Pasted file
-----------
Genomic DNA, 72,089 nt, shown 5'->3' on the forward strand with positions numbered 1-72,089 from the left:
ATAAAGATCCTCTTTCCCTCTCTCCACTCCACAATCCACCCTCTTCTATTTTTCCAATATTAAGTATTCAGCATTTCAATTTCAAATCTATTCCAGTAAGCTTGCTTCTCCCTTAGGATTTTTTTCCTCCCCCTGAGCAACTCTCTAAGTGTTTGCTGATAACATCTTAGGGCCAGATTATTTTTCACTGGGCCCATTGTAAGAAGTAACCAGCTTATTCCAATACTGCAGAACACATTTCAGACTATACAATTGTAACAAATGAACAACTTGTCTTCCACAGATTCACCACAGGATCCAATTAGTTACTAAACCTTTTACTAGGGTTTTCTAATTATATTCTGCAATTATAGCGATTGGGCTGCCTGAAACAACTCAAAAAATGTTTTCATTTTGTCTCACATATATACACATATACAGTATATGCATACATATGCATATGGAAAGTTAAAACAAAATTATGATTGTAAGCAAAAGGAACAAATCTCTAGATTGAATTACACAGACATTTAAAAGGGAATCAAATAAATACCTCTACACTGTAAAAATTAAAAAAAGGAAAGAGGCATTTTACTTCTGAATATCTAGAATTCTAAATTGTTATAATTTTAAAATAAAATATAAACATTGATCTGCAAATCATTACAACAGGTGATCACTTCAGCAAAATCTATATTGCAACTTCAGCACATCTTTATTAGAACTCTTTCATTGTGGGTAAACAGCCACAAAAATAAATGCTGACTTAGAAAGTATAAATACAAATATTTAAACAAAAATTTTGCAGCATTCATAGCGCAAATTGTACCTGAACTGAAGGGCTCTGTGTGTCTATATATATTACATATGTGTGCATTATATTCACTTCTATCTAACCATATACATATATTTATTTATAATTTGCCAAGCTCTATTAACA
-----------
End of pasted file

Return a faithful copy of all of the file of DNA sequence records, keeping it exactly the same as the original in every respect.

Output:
Genomic DNA, 72,089 nt, shown 5'->3' on the forward strand with positions numbered 1-72,089 from the left:
ATAAAGATCCTCTTTCCCTCTCTCCACTCCACAATCCACCCTCTTCTATTTTTCCAATATTAAGTATTCAGCATTTCAATTTCAAATCTATTCCAGTAAGCTTGCTTCTCCCTTAGGATTTTTTTCCTCCCCCTGAGCAACTCTCTAAGTGTTTGCTGATAACATCTTAGGGCCAGATTATTTTTCACTGGGCCCATTGTAAGAAGTAACCAGCTTATTCCAATACTGCAGAACACATTTCAGACTATACAATTGTAACAAATGAACAACTTGTCTTCCACAGATTCACCACAGGATCCAATTAGTTACTAAACCTTTTACTAGGGTTTTCTAATTATATTCTGCAATTATAGCGATTGGGCTGCCTGAAACAACTCAAAAAATGTTTTCATTTTGTCTCACATATATACACATATACAGTATATGCATACATATGCATATGGAAAGTTAAAACAAAATTATGATTGTAAGCAAAAGGAACAAATCTCTAGATTGAATTACACAGACATTTAAAAGGGAATCAAATAAATACCTCTACACTGTAAAAATTAAAAAAAGGAAAGAGGCATTTTACTTCTGAATATCTAGAATTCTAAATTGTTATAATTTTAAAATAAAATATAAACATTGATCTGCAAATCATTACAACAGGTGATCACTTCAGCAAAATCTATATTGCAACTTCAGCACATCTTTATTAGAACTCTTTCATTGTGGGTAAACAGCCACAAAAATAAATGCTGACTTAGAAAGTATAAATACAAATATTTAAACAAAAATTTTGCAGCATTCATAGCGCAAATTGTACCTGAACTGAAGGGCTCTGTGTGTCTATATATATTACATATGTGTGCATTATATTCACTTCTATCTAACCATATACATATATTTATTTATAATTTGCCAAGCTCTATTAACA